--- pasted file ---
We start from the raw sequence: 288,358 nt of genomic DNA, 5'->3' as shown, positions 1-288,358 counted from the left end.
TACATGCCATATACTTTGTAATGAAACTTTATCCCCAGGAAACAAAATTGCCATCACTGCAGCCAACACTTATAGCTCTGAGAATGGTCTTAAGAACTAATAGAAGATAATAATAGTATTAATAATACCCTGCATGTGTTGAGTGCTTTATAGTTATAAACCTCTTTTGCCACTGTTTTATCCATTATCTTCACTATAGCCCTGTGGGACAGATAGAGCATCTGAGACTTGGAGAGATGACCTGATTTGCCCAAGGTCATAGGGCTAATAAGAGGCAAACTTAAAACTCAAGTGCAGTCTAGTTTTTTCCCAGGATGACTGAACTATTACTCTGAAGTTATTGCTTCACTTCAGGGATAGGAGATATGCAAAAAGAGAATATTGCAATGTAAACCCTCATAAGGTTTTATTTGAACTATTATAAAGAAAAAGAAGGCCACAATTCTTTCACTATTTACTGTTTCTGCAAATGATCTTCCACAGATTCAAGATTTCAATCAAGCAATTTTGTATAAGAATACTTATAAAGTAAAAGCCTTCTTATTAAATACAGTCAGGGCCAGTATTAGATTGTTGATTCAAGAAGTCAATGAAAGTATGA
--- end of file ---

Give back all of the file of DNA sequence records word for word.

We start from the raw sequence: 288,358 nt of genomic DNA, 5'->3' as shown, positions 1-288,358 counted from the left end.
TACATGCCATATACTTTGTAATGAAACTTTATCCCCAGGAAACAAAATTGCCATCACTGCAGCCAACACTTATAGCTCTGAGAATGGTCTTAAGAACTAATAGAAGATAATAATAGTATTAATAATACCCTGCATGTGTTGAGTGCTTTATAGTTATAAACCTCTTTTGCCACTGTTTTATCCATTATCTTCACTATAGCCCTGTGGGACAGATAGAGCATCTGAGACTTGGAGAGATGACCTGATTTGCCCAAGGTCATAGGGCTAATAAGAGGCAAACTTAAAACTCAAGTGCAGTCTAGTTTTTTCCCAGGATGACTGAACTATTACTCTGAAGTTATTGCTTCACTTCAGGGATAGGAGATATGCAAAAAGAGAATATTGCAATGTAAACCCTCATAAGGTTTTATTTGAACTATTATAAAGAAAAAGAAGGCCACAATTCTTTCACTATTTACTGTTTCTGCAAATGATCTTCCACAGATTCAAGATTTCAATCAAGCAATTTTGTATAAGAATACTTATAAAGTAAAAGCCTTCTTATTAAATACAGTCAGGGCCAGTATTAGATTGTTGATTCAAGAAGTCAATGAAAGTATGA